2023 will be a year to remember, but what precisely will we look back at? Let’s review some of the events that took place this year…
January 10 – Prince Harry Publishes Spare
Prince Harry released a book called Spare on January 10, which reveals controversial information about the British Royal Family.
Prince William and Harry told their father not to marry Camilla Parker Bowles. Harry describes how he disagreed with the decision but still wanted his father to be with the love of his life.
The book also revealed Harry’s last words to Queen Elizabeth II, who died on September 8, 2022. Harry hurried from London to Balmoral Castle in Scotland upon learning of the Queen’s illness. However, he arrived after she had passed away, and thus, he was unable to bid her farewell in person. His last words to the monarch were that he hoped she would soon be happy and be with her husband, Prince Philip.
Finally, the memories reveal facts about why Prince William wasn’t Harry’s best man at his wedding to Meghan Markle. Harry said he asked his old friend Charlie to perform the role, contrary to Buckingham Palace’s claims.
It revealed a human and unflattering side of the real world Royal Family.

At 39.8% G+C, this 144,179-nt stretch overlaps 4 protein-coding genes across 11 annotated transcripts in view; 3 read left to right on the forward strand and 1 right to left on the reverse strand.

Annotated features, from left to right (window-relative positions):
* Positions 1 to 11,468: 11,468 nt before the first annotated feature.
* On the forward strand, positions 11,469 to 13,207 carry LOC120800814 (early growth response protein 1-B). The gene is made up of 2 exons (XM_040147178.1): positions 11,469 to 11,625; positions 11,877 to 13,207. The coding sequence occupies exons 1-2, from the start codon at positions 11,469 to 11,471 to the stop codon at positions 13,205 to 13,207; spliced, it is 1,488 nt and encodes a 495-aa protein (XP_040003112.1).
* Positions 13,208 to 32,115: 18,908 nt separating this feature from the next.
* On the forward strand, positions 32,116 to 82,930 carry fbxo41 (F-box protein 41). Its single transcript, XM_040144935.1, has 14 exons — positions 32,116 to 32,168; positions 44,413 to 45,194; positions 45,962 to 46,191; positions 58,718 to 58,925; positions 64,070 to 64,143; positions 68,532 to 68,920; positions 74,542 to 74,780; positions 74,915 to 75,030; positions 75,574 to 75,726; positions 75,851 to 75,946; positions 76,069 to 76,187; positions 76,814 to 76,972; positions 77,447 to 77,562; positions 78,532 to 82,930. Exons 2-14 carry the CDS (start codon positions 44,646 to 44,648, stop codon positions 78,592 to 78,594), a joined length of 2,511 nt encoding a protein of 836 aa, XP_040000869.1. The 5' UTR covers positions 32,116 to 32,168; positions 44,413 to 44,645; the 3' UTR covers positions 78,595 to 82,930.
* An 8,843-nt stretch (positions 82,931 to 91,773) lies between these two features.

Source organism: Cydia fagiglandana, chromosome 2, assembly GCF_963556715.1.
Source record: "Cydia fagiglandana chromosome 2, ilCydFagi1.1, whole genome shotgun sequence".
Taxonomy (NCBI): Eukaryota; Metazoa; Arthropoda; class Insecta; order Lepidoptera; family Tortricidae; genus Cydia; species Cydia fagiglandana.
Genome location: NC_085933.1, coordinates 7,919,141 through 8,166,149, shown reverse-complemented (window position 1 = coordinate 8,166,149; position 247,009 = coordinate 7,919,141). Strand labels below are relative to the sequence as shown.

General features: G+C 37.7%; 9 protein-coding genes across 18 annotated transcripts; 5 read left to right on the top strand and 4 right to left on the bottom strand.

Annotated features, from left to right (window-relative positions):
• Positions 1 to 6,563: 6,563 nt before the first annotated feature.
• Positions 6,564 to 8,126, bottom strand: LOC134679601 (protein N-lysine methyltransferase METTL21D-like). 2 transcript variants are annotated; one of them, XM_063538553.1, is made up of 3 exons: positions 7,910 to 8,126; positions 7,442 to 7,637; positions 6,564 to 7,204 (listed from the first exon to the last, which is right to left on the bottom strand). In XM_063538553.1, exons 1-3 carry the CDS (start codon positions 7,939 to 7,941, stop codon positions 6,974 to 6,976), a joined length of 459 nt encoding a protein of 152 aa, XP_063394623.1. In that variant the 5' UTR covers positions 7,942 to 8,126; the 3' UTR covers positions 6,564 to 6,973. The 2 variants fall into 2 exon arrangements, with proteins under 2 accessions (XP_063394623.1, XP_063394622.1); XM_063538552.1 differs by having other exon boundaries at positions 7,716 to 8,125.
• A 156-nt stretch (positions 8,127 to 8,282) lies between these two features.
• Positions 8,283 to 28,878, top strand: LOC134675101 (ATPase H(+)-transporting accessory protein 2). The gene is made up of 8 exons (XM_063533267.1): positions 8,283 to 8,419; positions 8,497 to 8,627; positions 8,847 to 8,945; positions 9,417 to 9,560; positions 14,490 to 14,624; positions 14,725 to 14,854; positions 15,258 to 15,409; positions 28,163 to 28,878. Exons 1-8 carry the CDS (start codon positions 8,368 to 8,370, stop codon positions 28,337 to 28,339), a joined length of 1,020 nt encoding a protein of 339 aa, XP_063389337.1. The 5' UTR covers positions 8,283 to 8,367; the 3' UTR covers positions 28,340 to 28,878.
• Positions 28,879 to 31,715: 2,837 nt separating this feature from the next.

February 3 – Train Carrying Toxic Chemicals Derails In East Palestine, Ohio
A train crashed in Ohio, causing one of the worst man-made disasters in U.S. history. Within hours, officials began an intentional burn-off of the train’s cargo to prevent a possible explosion.
The disaster was significant because of the onboard vinyl chloride. When this substance burns, it breaks down into two chemicals: phosgene and hydrogen chloride. The latter is harmless, but the former is a highly poisonous gas used in chemical warfare in World War 1.
Other dangerous chemicals were also onboard, including butyl acrylate, ethylhexyl acrylate, and isobutylene, which are toxic to the lungs, liver, nervous system, and brain. The Environmental Protection Agency (EPA) began monitoring air quality and groundwater pollution after the disaster struck. However, people complained it was too little, too late, and the government didn’t provide a sufficient response.
March 1 – TikTok Announces 60-Minute Daily Screen Time Limit For Users Under 18
TikTok, a popular Chinese social media app, has implemented a new policy. This policy restricts users under the age of 18 to only 60 minutes of screen time per day. The purpose of this policy is to encourage social responsibility among its users. The network decided to placate regulators and demonstrate its commitment to corporate social responsibility.